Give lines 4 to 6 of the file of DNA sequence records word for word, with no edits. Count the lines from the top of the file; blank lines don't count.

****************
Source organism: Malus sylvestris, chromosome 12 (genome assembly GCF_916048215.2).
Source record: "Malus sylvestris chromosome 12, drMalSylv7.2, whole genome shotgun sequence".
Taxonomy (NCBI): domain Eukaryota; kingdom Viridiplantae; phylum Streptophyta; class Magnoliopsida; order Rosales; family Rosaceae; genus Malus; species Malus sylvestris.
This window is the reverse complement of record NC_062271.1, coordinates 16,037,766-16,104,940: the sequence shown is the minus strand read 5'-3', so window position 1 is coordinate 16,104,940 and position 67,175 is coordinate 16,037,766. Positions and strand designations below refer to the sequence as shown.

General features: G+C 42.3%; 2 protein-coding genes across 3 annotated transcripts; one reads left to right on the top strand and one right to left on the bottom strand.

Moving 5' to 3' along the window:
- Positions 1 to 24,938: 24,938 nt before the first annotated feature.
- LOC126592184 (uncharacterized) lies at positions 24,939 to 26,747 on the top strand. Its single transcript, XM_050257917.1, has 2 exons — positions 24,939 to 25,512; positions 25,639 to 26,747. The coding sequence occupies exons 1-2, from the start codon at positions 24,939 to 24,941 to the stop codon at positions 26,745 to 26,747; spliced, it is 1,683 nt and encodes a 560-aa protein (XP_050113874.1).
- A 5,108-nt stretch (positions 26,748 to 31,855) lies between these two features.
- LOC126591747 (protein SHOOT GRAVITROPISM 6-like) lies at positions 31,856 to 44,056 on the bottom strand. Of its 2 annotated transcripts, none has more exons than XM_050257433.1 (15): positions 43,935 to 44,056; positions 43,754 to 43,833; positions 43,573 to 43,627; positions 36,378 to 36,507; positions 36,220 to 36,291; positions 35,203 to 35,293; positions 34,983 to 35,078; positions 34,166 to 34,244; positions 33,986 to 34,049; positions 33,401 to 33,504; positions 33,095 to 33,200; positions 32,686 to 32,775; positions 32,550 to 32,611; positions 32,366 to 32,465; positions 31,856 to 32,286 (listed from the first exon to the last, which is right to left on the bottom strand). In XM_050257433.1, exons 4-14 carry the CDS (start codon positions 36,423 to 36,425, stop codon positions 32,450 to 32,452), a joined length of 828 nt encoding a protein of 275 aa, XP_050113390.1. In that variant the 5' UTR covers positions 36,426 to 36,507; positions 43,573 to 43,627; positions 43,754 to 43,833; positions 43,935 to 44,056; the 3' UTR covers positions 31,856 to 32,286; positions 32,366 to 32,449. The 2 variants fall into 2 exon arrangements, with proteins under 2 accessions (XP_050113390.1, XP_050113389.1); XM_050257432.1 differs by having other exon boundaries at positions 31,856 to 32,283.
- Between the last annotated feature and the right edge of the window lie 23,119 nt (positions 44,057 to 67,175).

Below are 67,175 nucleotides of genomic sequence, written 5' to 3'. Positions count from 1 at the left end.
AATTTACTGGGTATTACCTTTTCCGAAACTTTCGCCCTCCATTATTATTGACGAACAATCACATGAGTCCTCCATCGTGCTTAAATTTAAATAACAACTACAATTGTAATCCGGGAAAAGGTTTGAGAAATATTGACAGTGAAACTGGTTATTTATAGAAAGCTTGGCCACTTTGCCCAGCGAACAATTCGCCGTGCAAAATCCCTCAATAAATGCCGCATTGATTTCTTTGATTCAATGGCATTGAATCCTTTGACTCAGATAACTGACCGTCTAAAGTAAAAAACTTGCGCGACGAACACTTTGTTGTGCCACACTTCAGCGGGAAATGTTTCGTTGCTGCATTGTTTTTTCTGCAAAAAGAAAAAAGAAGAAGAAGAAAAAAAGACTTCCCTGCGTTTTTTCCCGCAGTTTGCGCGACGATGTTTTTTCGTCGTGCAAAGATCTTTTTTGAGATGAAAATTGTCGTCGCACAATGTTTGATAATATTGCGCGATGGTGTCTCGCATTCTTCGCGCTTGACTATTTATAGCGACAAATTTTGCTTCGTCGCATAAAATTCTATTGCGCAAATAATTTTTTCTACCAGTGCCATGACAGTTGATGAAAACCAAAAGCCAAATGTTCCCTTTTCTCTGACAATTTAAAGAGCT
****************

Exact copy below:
This window is the reverse complement of record NC_062271.1, coordinates 16,037,766-16,104,940: the sequence shown is the minus strand read 5'-3', so window position 1 is coordinate 16,104,940 and position 67,175 is coordinate 16,037,766. Positions and strand designations below refer to the sequence as shown.

General features: G+C 42.3%; 2 protein-coding genes across 3 annotated transcripts; one reads left to right on the top strand and one right to left on the bottom strand.

Moving 5' to 3' along the window: